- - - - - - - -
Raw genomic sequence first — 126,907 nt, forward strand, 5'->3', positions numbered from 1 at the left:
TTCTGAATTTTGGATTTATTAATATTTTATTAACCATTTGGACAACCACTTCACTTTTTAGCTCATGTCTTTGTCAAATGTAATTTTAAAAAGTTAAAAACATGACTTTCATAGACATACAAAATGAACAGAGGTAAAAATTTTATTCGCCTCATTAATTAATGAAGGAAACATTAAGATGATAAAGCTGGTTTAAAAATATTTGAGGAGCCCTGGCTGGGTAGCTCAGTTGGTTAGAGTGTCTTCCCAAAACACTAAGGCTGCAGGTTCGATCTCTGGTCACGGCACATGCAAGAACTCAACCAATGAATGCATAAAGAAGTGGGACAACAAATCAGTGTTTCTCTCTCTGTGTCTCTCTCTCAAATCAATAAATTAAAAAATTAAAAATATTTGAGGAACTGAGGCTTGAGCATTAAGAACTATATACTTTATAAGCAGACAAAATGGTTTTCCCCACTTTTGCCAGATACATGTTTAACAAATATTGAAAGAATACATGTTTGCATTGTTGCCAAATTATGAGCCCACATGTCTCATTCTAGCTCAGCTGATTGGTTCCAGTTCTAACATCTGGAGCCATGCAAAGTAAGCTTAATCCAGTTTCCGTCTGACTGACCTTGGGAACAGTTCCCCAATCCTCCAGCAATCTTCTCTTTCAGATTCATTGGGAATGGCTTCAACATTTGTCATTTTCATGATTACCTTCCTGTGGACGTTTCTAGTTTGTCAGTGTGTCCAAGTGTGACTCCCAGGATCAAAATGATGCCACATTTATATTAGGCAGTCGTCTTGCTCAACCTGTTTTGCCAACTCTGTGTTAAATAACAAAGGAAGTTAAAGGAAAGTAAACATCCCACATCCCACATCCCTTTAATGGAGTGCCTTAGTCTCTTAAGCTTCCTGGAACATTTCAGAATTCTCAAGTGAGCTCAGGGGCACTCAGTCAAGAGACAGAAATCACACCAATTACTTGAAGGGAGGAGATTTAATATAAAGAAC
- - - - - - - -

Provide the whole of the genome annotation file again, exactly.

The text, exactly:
Raw genomic sequence first — 126,907 nt, forward strand, 5'->3', positions numbered from 1 at the left:
TTCTGAATTTTGGATTTATTAATATTTTATTAACCATTTGGACAACCACTTCACTTTTTAGCTCATGTCTTTGTCAAATGTAATTTTAAAAAGTTAAAAACATGACTTTCATAGACATACAAAATGAACAGAGGTAAAAATTTTATTCGCCTCATTAATTAATGAAGGAAACATTAAGATGATAAAGCTGGTTTAAAAATATTTGAGGAGCCCTGGCTGGGTAGCTCAGTTGGTTAGAGTGTCTTCCCAAAACACTAAGGCTGCAGGTTCGATCTCTGGTCACGGCACATGCAAGAACTCAACCAATGAATGCATAAAGAAGTGGGACAACAAATCAGTGTTTCTCTCTCTGTGTCTCTCTCTCAAATCAATAAATTAAAAAATTAAAAATATTTGAGGAACTGAGGCTTGAGCATTAAGAACTATATACTTTATAAGCAGACAAAATGGTTTTCCCCACTTTTGCCAGATACATGTTTAACAAATATTGAAAGAATACATGTTTGCATTGTTGCCAAATTATGAGCCCACATGTCTCATTCTAGCTCAGCTGATTGGTTCCAGTTCTAACATCTGGAGCCATGCAAAGTAAGCTTAATCCAGTTTCCGTCTGACTGACCTTGGGAACAGTTCCCCAATCCTCCAGCAATCTTCTCTTTCAGATTCATTGGGAATGGCTTCAACATTTGTCATTTTCATGATTACCTTCCTGTGGACGTTTCTAGTTTGTCAGTGTGTCCAAGTGTGACTCCCAGGATCAAAATGATGCCACATTTATATTAGGCAGTCGTCTTGCTCAACCTGTTTTGCCAACTCTGTGTTAAATAACAAAGGAAGTTAAAGGAAAGTAAACATCCCACATCCCACATCCCTTTAATGGAGTGCCTTAGTCTCTTAAGCTTCCTGGAACATTTCAGAATTCTCAAGTGAGCTCAGGGGCACTCAGTCAAGAGACAGAAATCACACCAATTACTTGAAGGGAGGAGATTTAATATAAAGAAC